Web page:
About: MICHAEL A. THOMAS, FASID, CAPS
Michael is a professional interior designer with three decades of residential, commercial and hospiltality practice. He is an award winning designer, including a Presidential Citation from Florida Southern College for his contributions to the preservation of the FSC's Frank Lloyd Wright West Campus. He is the past National President of the American Society of Interior Designers (ASID), and is one of only 250 "Fellows" of ASID, the highest honor ASID gives to a member. In addition Michael is the co-author of the well respected book, Residential Design For Aging In Place, a "certified aging in place specialist" and founding member and current President of DAASE (the Design Alliance for Accessible Sustainable Environments).
In the first of a multi-part series for Spaces + Places, a new design magazine, interior designer and author Michael A. Thomas suggests how to bring that "spa hotel' look right to the bedroom.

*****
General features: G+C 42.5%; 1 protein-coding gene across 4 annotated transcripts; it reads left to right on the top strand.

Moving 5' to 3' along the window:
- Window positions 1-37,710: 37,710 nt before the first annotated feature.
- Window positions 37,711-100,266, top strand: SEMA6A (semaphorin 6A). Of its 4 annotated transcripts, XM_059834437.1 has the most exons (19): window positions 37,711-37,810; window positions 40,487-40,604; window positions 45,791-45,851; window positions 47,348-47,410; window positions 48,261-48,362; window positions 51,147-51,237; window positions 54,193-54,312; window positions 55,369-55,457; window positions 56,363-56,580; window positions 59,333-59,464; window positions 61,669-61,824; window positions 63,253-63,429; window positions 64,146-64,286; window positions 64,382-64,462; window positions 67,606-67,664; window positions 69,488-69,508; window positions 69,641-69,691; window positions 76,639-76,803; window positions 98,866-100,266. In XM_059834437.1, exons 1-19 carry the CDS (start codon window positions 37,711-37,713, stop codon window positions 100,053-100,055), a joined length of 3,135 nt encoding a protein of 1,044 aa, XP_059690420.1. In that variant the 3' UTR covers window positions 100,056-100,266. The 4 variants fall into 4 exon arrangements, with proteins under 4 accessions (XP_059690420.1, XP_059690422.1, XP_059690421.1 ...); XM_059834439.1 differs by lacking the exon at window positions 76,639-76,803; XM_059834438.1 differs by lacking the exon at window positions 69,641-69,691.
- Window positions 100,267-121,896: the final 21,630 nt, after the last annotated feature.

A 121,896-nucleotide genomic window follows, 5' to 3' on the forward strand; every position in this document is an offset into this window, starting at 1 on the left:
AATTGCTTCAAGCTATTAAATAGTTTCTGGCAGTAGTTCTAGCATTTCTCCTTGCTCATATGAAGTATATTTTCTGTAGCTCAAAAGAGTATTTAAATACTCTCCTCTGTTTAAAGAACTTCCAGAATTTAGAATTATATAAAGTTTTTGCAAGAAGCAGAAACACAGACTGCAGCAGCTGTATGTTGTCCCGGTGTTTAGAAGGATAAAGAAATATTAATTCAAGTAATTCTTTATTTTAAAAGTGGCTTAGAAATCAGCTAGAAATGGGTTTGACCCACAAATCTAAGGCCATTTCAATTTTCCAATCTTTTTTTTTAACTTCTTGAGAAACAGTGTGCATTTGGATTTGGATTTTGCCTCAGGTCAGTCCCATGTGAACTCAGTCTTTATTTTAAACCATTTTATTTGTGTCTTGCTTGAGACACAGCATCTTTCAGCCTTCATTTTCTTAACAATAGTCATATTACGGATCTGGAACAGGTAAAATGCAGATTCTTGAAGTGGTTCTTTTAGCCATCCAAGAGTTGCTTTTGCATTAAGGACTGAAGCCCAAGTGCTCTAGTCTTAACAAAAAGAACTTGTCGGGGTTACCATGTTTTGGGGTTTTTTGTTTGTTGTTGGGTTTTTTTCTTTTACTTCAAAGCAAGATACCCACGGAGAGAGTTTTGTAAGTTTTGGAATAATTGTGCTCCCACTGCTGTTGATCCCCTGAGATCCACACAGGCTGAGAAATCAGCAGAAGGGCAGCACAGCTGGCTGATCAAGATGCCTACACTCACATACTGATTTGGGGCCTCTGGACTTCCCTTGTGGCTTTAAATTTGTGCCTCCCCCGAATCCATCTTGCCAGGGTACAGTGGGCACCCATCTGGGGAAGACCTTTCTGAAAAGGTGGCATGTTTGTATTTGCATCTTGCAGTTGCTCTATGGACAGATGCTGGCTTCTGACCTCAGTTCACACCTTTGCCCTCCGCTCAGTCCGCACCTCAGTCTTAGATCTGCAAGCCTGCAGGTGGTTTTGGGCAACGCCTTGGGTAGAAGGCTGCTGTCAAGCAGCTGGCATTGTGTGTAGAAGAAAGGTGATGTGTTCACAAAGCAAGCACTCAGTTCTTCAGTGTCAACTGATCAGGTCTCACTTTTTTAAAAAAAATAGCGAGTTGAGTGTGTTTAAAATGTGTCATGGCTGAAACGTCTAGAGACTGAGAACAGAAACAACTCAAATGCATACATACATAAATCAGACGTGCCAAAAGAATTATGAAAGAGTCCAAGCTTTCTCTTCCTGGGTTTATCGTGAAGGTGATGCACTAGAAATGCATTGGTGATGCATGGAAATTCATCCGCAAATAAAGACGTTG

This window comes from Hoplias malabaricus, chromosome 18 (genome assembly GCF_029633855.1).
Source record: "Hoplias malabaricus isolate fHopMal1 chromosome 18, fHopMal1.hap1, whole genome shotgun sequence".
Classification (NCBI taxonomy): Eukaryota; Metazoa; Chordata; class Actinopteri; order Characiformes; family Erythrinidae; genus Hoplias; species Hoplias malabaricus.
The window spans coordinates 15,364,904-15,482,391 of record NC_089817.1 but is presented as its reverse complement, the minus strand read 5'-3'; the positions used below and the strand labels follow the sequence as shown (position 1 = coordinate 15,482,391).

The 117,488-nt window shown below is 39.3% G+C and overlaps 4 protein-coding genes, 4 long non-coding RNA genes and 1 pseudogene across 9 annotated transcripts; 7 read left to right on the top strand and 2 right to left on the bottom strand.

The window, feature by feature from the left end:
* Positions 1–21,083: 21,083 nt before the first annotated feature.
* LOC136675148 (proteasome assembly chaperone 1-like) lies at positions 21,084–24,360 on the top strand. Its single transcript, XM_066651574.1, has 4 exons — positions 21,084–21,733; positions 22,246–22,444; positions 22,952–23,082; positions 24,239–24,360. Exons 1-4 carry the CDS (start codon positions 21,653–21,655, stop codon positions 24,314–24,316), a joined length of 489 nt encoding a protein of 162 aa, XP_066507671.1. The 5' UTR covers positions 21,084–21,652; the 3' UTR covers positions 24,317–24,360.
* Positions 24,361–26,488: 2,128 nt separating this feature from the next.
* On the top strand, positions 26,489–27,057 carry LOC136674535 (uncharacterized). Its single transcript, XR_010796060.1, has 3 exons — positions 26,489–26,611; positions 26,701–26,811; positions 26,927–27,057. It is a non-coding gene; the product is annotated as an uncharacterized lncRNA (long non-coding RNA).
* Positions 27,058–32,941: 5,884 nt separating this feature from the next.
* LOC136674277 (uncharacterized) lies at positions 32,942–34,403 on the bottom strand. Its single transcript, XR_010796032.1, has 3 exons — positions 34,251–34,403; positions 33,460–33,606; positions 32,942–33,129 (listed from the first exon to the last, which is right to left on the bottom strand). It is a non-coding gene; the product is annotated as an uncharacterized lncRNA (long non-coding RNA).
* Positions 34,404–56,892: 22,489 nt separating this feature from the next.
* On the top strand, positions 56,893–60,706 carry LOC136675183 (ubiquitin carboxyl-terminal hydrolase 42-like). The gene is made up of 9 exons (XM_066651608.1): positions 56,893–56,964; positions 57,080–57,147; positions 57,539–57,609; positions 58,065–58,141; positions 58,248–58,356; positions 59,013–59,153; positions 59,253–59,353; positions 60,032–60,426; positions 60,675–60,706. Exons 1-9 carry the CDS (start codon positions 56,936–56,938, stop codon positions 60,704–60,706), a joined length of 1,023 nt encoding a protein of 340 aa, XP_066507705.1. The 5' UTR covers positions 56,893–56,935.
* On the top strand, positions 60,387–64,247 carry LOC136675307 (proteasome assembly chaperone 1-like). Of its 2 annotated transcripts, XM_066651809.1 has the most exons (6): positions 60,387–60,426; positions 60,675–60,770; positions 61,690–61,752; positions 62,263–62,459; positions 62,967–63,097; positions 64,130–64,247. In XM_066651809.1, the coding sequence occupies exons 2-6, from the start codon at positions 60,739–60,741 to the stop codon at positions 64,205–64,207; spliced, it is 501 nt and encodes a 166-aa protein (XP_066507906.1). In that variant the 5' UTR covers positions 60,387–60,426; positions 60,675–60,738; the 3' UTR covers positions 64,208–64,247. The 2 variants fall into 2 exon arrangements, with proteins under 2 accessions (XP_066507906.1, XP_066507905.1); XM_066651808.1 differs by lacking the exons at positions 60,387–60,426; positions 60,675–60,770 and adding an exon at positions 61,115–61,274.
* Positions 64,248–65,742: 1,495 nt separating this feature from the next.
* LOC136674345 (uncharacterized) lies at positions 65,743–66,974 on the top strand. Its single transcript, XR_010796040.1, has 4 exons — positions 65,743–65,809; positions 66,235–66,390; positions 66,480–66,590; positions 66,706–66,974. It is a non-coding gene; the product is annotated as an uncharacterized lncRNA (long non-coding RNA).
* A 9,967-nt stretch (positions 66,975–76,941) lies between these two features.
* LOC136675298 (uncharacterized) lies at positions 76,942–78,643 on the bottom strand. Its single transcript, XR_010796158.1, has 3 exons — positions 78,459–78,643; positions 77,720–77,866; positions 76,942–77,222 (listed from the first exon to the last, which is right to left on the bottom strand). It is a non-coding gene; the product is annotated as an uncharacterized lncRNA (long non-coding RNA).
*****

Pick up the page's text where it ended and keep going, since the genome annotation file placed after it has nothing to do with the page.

For three years, I was traveling as a volunteer leader for my professional society, ASID, sometimes heading out every ten days or so to meet members, crisscrossing the country to host meetings and teachworkshops. And with all that traveling, a basic hotel room with a mini-frig, good Wi-Fi connection and a comfy bed often became a welcomed refuge for the night.
During those travels, I began to notice a distinct change in the design of hotel rooms. Spaces once decorated with overtly busy floral quilted bedspreads, matching shams and blackout drapery were giving way to plain, simple and easy to maintain materials. Sometimes bed linens were just layers of perfectly ironed sheets and pillows of various shapes and sizes.
This trend was a result of hotels switching to “spa-resorts” designed interiors complete with comforters, oversized towels, fluffy robes and toiletries with exotic names. In some higher end accommodations, basic black coffee makers were replaced with in-wall cappuccino machines, a great amenity for those who need their early morning shot of caffeine. I prefer my ice-cold diet Pepsi.